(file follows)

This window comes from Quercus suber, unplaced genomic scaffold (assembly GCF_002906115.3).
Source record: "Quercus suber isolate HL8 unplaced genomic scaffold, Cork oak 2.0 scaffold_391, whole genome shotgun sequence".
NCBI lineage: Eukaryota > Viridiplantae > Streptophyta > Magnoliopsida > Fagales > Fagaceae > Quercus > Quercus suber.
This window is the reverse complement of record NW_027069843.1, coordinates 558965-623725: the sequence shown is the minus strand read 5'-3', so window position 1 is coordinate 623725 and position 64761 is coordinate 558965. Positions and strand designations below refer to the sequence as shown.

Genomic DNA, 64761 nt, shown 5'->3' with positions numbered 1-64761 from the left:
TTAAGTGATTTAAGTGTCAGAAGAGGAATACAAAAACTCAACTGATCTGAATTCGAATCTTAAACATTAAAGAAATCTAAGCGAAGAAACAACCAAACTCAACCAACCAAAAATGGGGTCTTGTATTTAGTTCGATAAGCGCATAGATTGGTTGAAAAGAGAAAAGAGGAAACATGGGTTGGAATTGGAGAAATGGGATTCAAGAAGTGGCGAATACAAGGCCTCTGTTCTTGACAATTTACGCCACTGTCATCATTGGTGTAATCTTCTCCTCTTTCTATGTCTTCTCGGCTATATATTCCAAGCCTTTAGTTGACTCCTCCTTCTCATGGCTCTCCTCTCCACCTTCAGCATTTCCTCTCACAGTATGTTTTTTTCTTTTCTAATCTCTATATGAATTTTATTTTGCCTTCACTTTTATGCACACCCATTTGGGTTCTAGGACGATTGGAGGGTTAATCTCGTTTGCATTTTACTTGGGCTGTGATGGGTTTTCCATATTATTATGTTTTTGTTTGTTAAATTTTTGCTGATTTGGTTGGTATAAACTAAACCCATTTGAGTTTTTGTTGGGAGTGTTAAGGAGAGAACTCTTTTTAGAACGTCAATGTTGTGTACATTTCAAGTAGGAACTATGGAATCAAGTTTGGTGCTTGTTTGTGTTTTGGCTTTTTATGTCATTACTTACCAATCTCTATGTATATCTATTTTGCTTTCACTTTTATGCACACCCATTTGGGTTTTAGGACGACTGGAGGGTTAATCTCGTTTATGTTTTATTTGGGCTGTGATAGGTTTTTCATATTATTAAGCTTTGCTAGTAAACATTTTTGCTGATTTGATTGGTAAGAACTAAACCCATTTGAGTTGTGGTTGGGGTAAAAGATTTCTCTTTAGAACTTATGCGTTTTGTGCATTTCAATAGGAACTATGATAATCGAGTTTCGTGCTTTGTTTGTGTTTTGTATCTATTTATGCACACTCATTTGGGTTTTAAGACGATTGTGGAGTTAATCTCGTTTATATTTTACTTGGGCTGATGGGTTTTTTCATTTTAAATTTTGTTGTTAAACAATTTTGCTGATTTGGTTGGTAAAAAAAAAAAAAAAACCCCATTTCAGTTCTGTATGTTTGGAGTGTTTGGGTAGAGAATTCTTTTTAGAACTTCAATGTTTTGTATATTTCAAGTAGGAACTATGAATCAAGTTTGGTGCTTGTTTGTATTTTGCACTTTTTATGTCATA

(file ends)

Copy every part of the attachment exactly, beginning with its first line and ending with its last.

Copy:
This window comes from Quercus suber, unplaced genomic scaffold (assembly GCF_002906115.3).
Source record: "Quercus suber isolate HL8 unplaced genomic scaffold, Cork oak 2.0 scaffold_391, whole genome shotgun sequence".
NCBI lineage: Eukaryota > Viridiplantae > Streptophyta > Magnoliopsida > Fagales > Fagaceae > Quercus > Quercus suber.
This window is the reverse complement of record NW_027069843.1, coordinates 558965-623725: the sequence shown is the minus strand read 5'-3', so window position 1 is coordinate 623725 and position 64761 is coordinate 558965. Positions and strand designations below refer to the sequence as shown.

Genomic DNA, 64761 nt, shown 5'->3' with positions numbered 1-64761 from the left:
TTAAGTGATTTAAGTGTCAGAAGAGGAATACAAAAACTCAACTGATCTGAATTCGAATCTTAAACATTAAAGAAATCTAAGCGAAGAAACAACCAAACTCAACCAACCAAAAATGGGGTCTTGTATTTAGTTCGATAAGCGCATAGATTGGTTGAAAAGAGAAAAGAGGAAACATGGGTTGGAATTGGAGAAATGGGATTCAAGAAGTGGCGAATACAAGGCCTCTGTTCTTGACAATTTACGCCACTGTCATCATTGGTGTAATCTTCTCCTCTTTCTATGTCTTCTCGGCTATATATTCCAAGCCTTTAGTTGACTCCTCCTTCTCATGGCTCTCCTCTCCACCTTCAGCATTTCCTCTCACAGTATGTTTTTTTCTTTTCTAATCTCTATATGAATTTTATTTTGCCTTCACTTTTATGCACACCCATTTGGGTTCTAGGACGATTGGAGGGTTAATCTCGTTTGCATTTTACTTGGGCTGTGATGGGTTTTCCATATTATTATGTTTTTGTTTGTTAAATTTTTGCTGATTTGGTTGGTATAAACTAAACCCATTTGAGTTTTTGTTGGGAGTGTTAAGGAGAGAACTCTTTTTAGAACGTCAATGTTGTGTACATTTCAAGTAGGAACTATGGAATCAAGTTTGGTGCTTGTTTGTGTTTTGGCTTTTTATGTCATTACTTACCAATCTCTATGTATATCTATTTTGCTTTCACTTTTATGCACACCCATTTGGGTTTTAGGACGACTGGAGGGTTAATCTCGTTTATGTTTTATTTGGGCTGTGATAGGTTTTTCATATTATTAAGCTTTGCTAGTAAACATTTTTGCTGATTTGATTGGTAAGAACTAAACCCATTTGAGTTGTGGTTGGGGTAAAAGATTTCTCTTTAGAACTTATGCGTTTTGTGCATTTCAATAGGAACTATGATAATCGAGTTTCGTGCTTTGTTTGTGTTTTGTATCTATTTATGCACACTCATTTGGGTTTTAAGACGATTGTGGAGTTAATCTCGTTTATATTTTACTTGGGCTGATGGGTTTTTTCATTTTAAATTTTGTTGTTAAACAATTTTGCTGATTTGGTTGGTAAAAAAAAAAAAAAAACCCCATTTCAGTTCTGTATGTTTGGAGTGTTTGGGTAGAGAATTCTTTTTAGAACTTCAATGTTTTGTATATTTCAAGTAGGAACTATGAATCAAGTTTGGTGCTTGTTTGTATTTTGCACTTTTTATGTCATA